The Standards for Mathematical Content are a balanced combination of procedure and understanding. Expectations that begin with the word “understand” are often especially good opportunities to connect the practices to the content. Students who lack understanding of a topic may rely on procedures too heavily. Without a flexible base from which to work, they may be less likely to consider analogous problems, represent problems coherently, justify conclusions, apply the mathematics to practical situations, use technology mindfully to work with the mathematics, explain the mathematics accurately to other students, step back for an overview, or deviate from a known procedure to find a shortcut. In short, a lack of understanding effectively prevents a student from engaging in the mathematical practices.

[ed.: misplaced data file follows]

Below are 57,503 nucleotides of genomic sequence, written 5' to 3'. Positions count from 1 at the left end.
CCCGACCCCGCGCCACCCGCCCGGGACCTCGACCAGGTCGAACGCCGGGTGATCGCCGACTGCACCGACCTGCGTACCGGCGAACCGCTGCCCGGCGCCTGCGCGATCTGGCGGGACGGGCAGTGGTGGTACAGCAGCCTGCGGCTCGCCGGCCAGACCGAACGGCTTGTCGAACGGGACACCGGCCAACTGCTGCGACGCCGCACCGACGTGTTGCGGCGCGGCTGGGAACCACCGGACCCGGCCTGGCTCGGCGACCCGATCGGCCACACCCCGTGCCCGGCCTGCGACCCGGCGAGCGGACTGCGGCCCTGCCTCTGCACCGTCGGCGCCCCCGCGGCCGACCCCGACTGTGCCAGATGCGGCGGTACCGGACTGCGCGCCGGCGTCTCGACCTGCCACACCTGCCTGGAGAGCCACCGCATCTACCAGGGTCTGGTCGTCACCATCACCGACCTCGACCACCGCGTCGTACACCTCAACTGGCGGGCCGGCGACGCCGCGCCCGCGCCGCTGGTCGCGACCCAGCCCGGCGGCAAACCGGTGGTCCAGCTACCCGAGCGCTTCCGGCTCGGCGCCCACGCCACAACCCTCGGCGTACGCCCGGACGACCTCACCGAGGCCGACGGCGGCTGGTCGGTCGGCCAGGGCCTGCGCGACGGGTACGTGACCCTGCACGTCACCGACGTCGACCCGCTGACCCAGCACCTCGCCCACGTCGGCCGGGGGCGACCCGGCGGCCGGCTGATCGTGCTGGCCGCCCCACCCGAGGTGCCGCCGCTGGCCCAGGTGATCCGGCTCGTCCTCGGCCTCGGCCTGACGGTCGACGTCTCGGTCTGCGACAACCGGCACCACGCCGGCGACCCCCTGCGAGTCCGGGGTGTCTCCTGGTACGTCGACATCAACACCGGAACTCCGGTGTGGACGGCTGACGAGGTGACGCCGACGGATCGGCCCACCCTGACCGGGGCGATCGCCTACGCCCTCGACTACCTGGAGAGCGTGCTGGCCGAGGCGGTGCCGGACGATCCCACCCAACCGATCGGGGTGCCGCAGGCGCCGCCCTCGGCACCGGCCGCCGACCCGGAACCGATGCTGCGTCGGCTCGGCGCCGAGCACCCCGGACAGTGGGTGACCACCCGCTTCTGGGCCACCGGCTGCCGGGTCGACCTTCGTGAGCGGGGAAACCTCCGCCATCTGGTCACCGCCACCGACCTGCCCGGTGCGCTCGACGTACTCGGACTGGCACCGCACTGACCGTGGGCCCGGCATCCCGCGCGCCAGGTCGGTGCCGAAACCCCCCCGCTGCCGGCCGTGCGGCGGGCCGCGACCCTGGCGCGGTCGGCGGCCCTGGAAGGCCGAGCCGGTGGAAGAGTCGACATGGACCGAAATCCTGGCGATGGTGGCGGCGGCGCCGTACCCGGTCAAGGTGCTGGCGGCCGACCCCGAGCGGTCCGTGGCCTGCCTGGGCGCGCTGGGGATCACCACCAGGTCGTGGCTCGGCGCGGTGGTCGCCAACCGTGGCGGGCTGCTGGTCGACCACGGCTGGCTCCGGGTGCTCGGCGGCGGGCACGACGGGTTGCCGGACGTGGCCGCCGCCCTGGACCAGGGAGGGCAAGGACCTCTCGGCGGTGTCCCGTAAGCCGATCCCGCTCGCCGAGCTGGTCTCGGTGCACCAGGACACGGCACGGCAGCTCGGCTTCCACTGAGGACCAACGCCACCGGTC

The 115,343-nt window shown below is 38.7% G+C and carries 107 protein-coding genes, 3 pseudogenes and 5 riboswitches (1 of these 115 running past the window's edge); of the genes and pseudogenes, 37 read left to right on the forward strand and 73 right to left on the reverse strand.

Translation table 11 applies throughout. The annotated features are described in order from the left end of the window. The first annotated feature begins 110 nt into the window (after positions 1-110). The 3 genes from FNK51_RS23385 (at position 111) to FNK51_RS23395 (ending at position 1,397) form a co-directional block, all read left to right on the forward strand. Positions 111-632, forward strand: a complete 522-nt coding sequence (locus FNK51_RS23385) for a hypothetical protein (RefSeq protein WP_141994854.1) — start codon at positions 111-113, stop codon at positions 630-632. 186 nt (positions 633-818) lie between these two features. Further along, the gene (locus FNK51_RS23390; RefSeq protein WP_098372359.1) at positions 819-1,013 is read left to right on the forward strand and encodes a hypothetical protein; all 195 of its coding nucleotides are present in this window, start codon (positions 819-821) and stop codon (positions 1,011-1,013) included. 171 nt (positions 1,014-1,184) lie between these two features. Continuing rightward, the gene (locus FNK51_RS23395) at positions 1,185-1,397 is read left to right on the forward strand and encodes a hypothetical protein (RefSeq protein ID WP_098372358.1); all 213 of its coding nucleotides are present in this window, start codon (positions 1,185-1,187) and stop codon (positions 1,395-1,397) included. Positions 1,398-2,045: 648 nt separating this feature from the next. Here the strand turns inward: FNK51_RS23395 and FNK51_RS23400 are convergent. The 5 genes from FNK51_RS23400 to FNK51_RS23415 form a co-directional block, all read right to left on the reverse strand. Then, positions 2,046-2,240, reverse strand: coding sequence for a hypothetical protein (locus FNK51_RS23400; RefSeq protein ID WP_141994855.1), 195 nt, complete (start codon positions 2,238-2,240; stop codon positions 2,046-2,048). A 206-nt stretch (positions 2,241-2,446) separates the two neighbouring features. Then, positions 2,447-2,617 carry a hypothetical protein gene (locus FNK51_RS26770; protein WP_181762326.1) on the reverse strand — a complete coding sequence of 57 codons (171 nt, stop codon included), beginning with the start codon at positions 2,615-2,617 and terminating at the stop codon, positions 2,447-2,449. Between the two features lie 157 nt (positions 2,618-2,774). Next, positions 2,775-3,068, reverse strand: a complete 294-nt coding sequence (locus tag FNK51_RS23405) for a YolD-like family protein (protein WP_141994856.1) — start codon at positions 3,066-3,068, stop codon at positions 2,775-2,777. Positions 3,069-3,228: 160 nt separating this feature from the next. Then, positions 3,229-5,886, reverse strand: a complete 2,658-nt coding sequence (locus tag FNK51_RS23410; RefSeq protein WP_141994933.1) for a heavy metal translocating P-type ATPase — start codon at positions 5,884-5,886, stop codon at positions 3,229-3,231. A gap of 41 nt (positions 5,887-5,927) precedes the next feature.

In this respect, those content standards which set an expectation of understanding are potential “points of intersection” between the Standards for Mathematical Content and the Standards for Mathematical Practice. These points of intersection are intended to be weighted toward central and generative concepts in the school mathematics curriculum that most merit the time, resources, innovative energies, and focus necessary to qualitatively improve the curriculum, instruction, assessment, professional development, and student achievement in mathematics.